According to Cushing, gamers uploading “Let’s Play” videos — stretches of actual video gameplay captured for the entertainment of others — have been receiving bogus copyright claims from hard-to-pin-down outfits with names like Agora Aggregator and Digital Minds Entertainment.
(You may wonder why people would watch other people playing video games, rather than play them themselves. I understand your confusion. But there’s no question that this is a widespread phenomenon, something I can attest to personally, having watched my gamer son watch Let’s Play videos. The gaming companies who actually own the copyright to the content seem to have little problem with the practice — it’s free advertising.)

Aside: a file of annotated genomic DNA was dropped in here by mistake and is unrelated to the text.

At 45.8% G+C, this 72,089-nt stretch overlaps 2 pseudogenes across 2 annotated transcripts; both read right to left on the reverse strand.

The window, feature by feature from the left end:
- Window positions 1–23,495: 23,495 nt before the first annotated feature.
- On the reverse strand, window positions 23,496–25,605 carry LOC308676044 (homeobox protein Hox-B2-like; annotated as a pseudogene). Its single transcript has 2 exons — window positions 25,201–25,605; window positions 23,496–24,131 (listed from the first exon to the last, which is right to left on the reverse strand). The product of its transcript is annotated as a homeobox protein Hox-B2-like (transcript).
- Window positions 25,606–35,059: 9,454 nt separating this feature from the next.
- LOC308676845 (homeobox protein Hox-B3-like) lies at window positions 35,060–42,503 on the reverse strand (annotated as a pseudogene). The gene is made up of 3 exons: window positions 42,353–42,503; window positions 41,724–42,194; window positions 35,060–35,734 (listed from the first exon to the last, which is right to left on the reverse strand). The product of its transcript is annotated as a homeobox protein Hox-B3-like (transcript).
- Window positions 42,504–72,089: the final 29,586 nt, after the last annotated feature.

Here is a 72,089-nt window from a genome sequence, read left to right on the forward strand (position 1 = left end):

The claims are delivered via Google’s ContentID system, which offers copyright owners various options when a supposed violation is identified. The owner can ignore it, block it or monetize it by getting a piece of the ad revenue from commercials served along with the video.
In the case of the Let’s Play videos, if the uploader doesn’t challenge the claim, Agora Aggregator is then entitled to a piece of the revenue stream. But according to Cushing, when gamers challenged the claims, Agora Aggregator simply dropped them. The clear implication is that Agora Aggregator never had any legitimate copyright claims in the first place. It was simply a parasite capitalizing on a YouTube ecological niche that only existed because gamers were unwilling to challenge their claims, whether from ignorance or fear.
More: YouTube’s Copyright Parasites